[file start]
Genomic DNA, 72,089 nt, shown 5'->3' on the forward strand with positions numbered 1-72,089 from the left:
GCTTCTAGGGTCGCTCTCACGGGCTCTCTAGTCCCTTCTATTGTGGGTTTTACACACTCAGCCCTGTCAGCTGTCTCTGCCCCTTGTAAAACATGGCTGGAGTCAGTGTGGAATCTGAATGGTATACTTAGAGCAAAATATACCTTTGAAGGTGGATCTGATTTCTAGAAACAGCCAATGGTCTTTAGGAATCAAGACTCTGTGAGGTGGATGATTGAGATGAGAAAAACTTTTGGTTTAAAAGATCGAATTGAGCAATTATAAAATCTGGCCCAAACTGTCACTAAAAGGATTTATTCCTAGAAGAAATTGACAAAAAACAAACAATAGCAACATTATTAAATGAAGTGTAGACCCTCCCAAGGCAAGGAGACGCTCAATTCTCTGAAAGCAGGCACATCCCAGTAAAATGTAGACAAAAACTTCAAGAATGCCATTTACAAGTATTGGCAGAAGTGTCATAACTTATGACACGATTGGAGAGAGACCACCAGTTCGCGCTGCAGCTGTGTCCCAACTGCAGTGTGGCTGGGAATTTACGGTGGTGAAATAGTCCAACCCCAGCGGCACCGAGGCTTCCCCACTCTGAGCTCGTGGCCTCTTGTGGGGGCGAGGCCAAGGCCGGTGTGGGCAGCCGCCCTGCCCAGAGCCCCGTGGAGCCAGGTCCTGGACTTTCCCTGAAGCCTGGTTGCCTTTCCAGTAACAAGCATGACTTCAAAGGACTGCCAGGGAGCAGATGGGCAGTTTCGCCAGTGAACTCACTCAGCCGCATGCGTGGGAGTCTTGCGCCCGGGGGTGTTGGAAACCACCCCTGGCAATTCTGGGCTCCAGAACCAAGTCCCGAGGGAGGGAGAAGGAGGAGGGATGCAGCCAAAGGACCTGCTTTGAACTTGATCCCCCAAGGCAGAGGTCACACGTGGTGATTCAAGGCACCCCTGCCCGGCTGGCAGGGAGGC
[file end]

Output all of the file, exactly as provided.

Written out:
Genomic DNA, 72,089 nt, shown 5'->3' on the forward strand with positions numbered 1-72,089 from the left:
GCTTCTAGGGTCGCTCTCACGGGCTCTCTAGTCCCTTCTATTGTGGGTTTTACACACTCAGCCCTGTCAGCTGTCTCTGCCCCTTGTAAAACATGGCTGGAGTCAGTGTGGAATCTGAATGGTATACTTAGAGCAAAATATACCTTTGAAGGTGGATCTGATTTCTAGAAACAGCCAATGGTCTTTAGGAATCAAGACTCTGTGAGGTGGATGATTGAGATGAGAAAAACTTTTGGTTTAAAAGATCGAATTGAGCAATTATAAAATCTGGCCCAAACTGTCACTAAAAGGATTTATTCCTAGAAGAAATTGACAAAAAACAAACAATAGCAACATTATTAAATGAAGTGTAGACCCTCCCAAGGCAAGGAGACGCTCAATTCTCTGAAAGCAGGCACATCCCAGTAAAATGTAGACAAAAACTTCAAGAATGCCATTTACAAGTATTGGCAGAAGTGTCATAACTTATGACACGATTGGAGAGAGACCACCAGTTCGCGCTGCAGCTGTGTCCCAACTGCAGTGTGGCTGGGAATTTACGGTGGTGAAATAGTCCAACCCCAGCGGCACCGAGGCTTCCCCACTCTGAGCTCGTGGCCTCTTGTGGGGGCGAGGCCAAGGCCGGTGTGGGCAGCCGCCCTGCCCAGAGCCCCGTGGAGCCAGGTCCTGGACTTTCCCTGAAGCCTGGTTGCCTTTCCAGTAACAAGCATGACTTCAAAGGACTGCCAGGGAGCAGATGGGCAGTTTCGCCAGTGAACTCACTCAGCCGCATGCGTGGGAGTCTTGCGCCCGGGGGTGTTGGAAACCACCCCTGGCAATTCTGGGCTCCAGAACCAAGTCCCGAGGGAGGGAGAAGGAGGAGGGATGCAGCCAAAGGACCTGCTTTGAACTTGATCCCCCAAGGCAGAGGTCACACGTGGTGATTCAAGGCACCCCTGCCCGGCTGGCAGGGAGGC